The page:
Intern View: First Impressions at AASA

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Intern View: First Impressions at AASA

Intern View: First Impressions at AASA

I chose to intern with AASA, The School Superintendents Association because I wanted an opportunity to gain hands-on experience with a possible career path. I was hoping for a chance to develop real skills this summer instead of sleeping the days away. My parents have both been in education for more than 25 years. The weight of administration and even classroom teaching is clearly a heavy load, but a load very much worth carrying. My life has been filled with people whose professional lives revolved around public school on many levels of the education spectrum. While I have heard much about their challenges, the roles of the superintendency have always been blurred to me.

I definitely underestimated the position prior to this internship. Superintendents work with everything from assessment to building management with little acknowledgement or respect. They walk a fine line of responding to the needs of their student bodies without ruffling political feathers. From reading the 2020 Decennial Study, I was surprised to see that approximately 33% of superintendents identified as Republican, 32% as independent and 31% as Democrat. This is a much more varied response than I expected. The 2020 Decennial Study showed me that as the diversity of school districts themselves increases, so does the diversity of those who hold the position of superintendency. Since 2010, there has been an increase in female superintendents, people of color and even a change in the age of superintendents as more individuals are becoming superintendents at a younger age. Respondents who were superintendents by the time they were 45 made up a new majority of 59% in 2020,compared to the 49.5% of participants in the 2010 survey who were superintendent by that age.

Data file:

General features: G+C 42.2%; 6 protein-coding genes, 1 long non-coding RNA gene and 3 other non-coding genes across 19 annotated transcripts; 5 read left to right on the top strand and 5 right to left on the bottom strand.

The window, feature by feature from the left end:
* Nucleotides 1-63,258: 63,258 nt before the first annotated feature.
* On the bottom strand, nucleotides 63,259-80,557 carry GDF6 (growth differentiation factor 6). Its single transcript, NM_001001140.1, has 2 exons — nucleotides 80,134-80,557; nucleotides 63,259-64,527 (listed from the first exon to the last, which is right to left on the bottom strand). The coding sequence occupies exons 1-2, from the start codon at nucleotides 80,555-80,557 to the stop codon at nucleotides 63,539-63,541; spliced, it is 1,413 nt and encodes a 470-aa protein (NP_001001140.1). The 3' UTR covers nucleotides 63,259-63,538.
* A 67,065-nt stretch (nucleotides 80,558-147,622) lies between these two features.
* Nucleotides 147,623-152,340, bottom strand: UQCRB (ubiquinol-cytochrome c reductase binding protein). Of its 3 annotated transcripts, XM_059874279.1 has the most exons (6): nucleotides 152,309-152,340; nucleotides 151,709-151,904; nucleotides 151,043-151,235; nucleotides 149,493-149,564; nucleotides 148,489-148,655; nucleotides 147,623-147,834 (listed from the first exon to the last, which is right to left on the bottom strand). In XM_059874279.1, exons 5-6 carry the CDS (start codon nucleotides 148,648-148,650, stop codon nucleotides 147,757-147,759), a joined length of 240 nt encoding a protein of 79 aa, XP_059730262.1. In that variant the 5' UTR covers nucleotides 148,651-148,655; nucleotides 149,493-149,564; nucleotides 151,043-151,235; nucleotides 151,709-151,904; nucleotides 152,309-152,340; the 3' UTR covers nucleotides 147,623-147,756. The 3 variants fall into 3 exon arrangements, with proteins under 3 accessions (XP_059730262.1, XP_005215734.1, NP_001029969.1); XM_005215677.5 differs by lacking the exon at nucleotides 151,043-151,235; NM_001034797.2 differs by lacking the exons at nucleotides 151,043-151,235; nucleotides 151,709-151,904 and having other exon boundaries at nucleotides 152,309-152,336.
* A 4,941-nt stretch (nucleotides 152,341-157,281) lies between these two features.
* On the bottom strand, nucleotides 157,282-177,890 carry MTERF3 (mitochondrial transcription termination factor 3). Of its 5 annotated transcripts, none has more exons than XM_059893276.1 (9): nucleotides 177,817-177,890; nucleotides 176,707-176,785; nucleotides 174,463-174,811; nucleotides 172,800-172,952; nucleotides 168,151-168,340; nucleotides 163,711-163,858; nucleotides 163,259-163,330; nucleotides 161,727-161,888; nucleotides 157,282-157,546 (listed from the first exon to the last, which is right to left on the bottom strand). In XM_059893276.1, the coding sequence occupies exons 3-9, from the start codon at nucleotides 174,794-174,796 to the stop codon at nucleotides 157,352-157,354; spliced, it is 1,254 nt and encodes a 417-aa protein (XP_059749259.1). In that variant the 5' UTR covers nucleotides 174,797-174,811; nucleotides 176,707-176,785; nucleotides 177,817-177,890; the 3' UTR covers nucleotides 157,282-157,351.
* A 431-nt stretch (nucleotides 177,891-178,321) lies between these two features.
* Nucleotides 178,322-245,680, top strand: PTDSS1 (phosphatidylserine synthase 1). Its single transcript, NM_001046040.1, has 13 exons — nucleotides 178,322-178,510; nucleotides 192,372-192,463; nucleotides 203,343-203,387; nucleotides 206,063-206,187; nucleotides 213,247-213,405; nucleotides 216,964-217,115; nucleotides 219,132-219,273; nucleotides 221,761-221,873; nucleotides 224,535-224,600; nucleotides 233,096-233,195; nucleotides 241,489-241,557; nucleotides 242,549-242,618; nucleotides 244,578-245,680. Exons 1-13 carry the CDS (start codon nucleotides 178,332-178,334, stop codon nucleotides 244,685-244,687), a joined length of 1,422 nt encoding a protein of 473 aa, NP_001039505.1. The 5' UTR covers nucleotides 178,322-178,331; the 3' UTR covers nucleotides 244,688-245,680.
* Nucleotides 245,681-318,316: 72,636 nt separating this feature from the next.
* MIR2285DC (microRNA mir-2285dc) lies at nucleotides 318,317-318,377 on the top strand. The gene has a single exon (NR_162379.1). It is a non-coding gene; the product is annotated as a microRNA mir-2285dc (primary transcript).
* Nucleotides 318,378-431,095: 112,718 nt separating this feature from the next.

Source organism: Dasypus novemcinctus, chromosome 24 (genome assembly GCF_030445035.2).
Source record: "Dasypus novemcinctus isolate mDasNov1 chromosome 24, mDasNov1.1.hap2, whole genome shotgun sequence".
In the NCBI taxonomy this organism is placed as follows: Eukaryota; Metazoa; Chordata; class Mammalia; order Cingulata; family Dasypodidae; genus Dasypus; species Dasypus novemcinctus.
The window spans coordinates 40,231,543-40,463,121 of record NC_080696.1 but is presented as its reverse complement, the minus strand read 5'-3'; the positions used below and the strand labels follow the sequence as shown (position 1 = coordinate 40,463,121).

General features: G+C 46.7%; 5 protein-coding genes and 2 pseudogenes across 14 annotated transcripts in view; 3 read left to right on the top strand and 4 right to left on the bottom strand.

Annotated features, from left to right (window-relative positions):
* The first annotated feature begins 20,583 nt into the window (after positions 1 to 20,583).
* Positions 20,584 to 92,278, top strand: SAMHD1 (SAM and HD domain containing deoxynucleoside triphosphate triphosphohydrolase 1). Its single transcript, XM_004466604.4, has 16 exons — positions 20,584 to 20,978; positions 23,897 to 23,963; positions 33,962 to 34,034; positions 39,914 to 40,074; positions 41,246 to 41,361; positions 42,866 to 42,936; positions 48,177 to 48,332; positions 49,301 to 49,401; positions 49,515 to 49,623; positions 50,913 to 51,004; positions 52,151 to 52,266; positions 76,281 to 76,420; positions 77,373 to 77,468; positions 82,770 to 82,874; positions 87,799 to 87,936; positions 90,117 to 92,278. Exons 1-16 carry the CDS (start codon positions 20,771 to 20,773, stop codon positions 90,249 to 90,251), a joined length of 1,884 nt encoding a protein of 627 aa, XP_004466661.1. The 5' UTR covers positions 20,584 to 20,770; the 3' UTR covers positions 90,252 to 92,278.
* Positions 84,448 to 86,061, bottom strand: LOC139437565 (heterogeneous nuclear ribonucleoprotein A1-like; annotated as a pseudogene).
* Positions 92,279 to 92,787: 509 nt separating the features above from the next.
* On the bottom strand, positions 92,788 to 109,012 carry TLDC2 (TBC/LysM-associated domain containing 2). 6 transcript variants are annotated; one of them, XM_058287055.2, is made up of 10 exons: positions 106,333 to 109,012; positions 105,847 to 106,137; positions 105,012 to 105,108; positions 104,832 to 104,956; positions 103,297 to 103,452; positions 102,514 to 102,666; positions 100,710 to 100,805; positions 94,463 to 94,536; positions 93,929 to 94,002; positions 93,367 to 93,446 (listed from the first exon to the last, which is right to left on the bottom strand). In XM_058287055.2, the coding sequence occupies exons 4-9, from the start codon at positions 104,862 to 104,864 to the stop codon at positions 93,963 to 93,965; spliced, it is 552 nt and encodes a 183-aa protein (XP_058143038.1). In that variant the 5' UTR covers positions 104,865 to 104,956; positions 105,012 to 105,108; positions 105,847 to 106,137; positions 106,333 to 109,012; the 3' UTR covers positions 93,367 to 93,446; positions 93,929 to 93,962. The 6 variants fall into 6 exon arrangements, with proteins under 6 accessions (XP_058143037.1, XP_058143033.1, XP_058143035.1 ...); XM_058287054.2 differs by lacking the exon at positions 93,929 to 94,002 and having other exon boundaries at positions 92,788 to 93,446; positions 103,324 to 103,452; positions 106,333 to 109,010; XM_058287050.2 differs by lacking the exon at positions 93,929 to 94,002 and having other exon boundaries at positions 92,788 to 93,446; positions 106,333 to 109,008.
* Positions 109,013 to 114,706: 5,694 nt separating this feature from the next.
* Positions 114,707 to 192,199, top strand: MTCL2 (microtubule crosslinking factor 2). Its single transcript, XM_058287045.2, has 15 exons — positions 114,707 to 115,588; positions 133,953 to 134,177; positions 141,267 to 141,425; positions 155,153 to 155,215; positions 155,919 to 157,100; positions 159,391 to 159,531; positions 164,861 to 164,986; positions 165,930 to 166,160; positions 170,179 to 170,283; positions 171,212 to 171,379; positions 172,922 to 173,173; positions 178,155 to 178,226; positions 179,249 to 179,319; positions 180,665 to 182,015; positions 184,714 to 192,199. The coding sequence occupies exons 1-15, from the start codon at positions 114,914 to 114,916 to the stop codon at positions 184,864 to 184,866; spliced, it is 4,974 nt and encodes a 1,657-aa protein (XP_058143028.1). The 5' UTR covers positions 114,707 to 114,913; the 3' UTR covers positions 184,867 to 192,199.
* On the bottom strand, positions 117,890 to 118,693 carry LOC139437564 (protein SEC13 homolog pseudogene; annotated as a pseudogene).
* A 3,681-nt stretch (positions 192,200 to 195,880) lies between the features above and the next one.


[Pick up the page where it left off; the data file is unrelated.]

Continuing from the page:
Something that strikes me about AASA is its sober awareness of the diversity that lies within the superintendency. An effort is always wholeheartedly made to avoid endorsing any theory or making any choices that would alienate their dedicated members. There is a goal of being helpful to all who hold the role. AASA is constantly pulling from a history of findings and data to make informed choices that offer actionable solutions to modern problems. AASA values every voice and attacks every issue from multiple points of view. 

This is something I've enjoyed about the publication, School Administrator, and participating in interactive resources like webinars. AASA truly creates a community for superintendents to bring their diverse array of experiences from their unique districts together, where they can work to encourage one another toward better school practices that serve their constituents' needs. The superintendency is a lonely job, but AASA provides a necessary community of support and resources.

Apart from an abundance of information and a newfound sympathy for superintendents, I have grown in respect for the amount of detail that goes into the social media aspect of AASA. It’s been fascinating to see how content is altered to cater to the audience of each social media platform and even email so every member can stay up to date with the organization that serves them.

I have also already learned a tremendous amount of transferable skills. I'm learning how to work with content management systems, send out vital information to members and I’m starting to become familiar with what my future career may look like. So far I’ve gotten to contribute in so many ways, each way requiring me to practice a new skill. I’m already becoming much more comfortable doing work in the digital world. 

AASA has been a warm and welcoming community, and I can't wait to keep learning from everyone. 

Thank you for having me.

 bp0615

2021 summer intern with AASA and a sophomore at Flagler College in St, Augustine, Fla.